EDITORIAL: Unity and equality through the Glouberman tournament

America’s only co-ed Jewish basketball tournament isn’t perfect, but it gets the big things right


By The Boiling Point Editorial Board

There’s something in the air during the five days of Glouberman, when the East Coast yeshiva league — formally known as the Metropolitan Yeshiva High School League — invades the West Coast. An indescribable energy fills the school as Shalhevet hosts more than 200 kids and their coaches for a basketball tournament at the beginning of November.

The tournament remembers Steve Glouberman z”l, whose love of Shalhevet and basketball inspired beautiful Jewish bonding over his beloved sport. And it is wonderful. Congratulations to everyone who made this year’s games such a wild success.

For one, they took place on the same weekend as the Cooper Invitational Tournament, held at Cooper Yeshiva H.S. in Memphis, Tenn. That meant that in all, 35 teams got to participate in basketball that brought Jews together that weekend — strong teams, weak teams and everyone in between. Steve Glouberman would have been proud.

The Shalhevet boys’ team did not face terribly difficult competition this year at Glouberman, blowing out every game it played in, some by 40 points or more. They are, however, ranked only No. 2 by Jewish Hoops of America, behind Magen David of Brooklyn, N.Y. Magen David won the Cooper tournament this year. So Sarachek will be the chance for the victors of Glouberman and Cooper to face off.

Perhaps most significant, Glouberman again took a stand for co-education as the only Jewish basketball tournament that’s co-ed. There are the boys’ tournaments in Memphis and New York, and there is the girls-only tournament hosted by RASG every year in Florida.

At Glouberman there were more girls teams than boys teams this year.

Like everything, Glouberman has room for improvement. The gym is too small and seating was handled awkwardly, and too last-minute to seem fair. The tournament is too big. There are too many games for such a short period of time; SAR played after Shalhevet on Saturday night, and their game ended at 1:45 a.m. Sunday morning. This meant that they had to play their championship game less than 12 hours later, and while we’re sure the Firehawks would have won anyway, the game would have seemed more fair.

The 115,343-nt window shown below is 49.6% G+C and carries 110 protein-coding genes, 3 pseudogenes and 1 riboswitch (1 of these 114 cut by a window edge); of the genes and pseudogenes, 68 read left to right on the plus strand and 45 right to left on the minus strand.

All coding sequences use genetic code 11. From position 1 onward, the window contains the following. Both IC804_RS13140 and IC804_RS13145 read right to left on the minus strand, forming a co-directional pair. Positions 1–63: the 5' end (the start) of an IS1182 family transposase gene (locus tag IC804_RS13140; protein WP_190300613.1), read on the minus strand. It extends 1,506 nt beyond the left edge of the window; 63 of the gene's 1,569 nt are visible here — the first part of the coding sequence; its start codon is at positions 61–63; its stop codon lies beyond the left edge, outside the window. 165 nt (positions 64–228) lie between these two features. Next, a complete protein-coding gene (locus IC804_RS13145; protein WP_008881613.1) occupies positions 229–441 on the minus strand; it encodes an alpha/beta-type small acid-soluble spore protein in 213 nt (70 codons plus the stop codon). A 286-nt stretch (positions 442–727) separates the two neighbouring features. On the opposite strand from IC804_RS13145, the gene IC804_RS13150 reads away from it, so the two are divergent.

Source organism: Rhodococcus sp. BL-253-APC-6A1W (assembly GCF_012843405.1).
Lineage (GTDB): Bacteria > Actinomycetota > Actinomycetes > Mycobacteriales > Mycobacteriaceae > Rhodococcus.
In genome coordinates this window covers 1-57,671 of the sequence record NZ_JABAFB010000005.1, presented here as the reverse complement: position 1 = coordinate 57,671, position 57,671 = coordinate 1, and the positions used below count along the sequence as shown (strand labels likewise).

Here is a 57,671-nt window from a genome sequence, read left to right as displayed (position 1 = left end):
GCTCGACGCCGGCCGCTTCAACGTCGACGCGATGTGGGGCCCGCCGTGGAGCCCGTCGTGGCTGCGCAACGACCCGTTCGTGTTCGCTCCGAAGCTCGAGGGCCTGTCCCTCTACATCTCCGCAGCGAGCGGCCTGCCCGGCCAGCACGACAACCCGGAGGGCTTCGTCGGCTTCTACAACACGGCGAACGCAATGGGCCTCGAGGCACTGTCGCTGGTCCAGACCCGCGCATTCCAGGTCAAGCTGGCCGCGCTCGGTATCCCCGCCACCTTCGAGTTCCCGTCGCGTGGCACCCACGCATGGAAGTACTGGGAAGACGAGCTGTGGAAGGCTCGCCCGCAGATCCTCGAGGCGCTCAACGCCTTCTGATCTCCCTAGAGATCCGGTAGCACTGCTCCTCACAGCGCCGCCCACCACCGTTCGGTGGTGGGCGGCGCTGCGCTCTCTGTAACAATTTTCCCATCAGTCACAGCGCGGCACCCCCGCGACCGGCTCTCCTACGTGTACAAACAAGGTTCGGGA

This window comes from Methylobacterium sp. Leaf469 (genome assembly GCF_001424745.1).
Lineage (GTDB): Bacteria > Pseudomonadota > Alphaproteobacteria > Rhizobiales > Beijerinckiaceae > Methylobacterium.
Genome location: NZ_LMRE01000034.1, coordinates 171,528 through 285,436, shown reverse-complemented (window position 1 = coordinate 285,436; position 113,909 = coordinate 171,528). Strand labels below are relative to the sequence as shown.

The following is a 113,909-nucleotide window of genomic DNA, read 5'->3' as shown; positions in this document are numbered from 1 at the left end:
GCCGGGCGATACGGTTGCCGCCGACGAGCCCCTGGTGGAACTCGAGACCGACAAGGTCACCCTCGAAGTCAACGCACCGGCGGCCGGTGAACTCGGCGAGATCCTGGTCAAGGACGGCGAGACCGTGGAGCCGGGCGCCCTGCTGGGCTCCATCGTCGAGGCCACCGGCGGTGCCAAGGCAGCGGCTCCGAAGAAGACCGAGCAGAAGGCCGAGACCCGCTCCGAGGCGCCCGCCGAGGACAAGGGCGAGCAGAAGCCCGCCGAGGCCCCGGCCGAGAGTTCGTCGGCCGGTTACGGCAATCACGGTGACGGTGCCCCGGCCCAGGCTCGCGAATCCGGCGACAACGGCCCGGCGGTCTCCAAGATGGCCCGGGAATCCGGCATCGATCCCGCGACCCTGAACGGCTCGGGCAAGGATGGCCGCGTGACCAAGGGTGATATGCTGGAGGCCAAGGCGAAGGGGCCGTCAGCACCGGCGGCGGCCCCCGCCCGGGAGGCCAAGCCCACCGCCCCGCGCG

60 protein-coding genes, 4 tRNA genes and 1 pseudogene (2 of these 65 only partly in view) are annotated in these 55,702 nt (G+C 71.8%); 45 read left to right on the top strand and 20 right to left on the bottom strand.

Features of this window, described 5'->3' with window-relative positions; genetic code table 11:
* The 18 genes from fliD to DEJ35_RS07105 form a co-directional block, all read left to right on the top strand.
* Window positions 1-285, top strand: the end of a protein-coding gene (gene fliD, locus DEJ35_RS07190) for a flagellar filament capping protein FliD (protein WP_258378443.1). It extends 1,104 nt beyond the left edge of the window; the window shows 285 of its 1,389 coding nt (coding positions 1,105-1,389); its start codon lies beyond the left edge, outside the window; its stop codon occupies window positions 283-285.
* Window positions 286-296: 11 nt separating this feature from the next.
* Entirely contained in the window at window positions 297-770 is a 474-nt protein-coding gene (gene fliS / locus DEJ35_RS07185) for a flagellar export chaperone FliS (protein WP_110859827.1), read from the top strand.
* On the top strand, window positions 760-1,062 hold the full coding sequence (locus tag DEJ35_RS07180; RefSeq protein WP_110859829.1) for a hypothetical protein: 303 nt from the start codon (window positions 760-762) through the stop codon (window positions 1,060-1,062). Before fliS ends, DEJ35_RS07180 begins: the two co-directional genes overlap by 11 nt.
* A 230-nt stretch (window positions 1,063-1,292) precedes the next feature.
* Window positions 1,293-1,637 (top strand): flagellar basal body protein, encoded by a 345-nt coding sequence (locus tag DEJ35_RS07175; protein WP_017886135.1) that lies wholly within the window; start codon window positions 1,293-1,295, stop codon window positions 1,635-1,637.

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All the girls teams played seriously, and we congratulate especially the SAR team that won. Once again the Steve Glouberman Tournament proved that a Jewish girl can be passionate about, talented at and involved in competitive sports while also adhering to standards of Jewish observance and the values those standards reflect. This is a kiddush Hashem, and something of which all of us should be proud.

The late hour was also unfair to the SAR and TABC coaches, to the hosts who had to stay up late to make sure their kids got home safely, and to the fans who wanted to support their teams.

Still, the tournament was a smashing success. With a little improvement, who knows? Maybe it could become the most popular Jewish basketball tournament. Maybe even more anticipated — and defining — than Sarachek.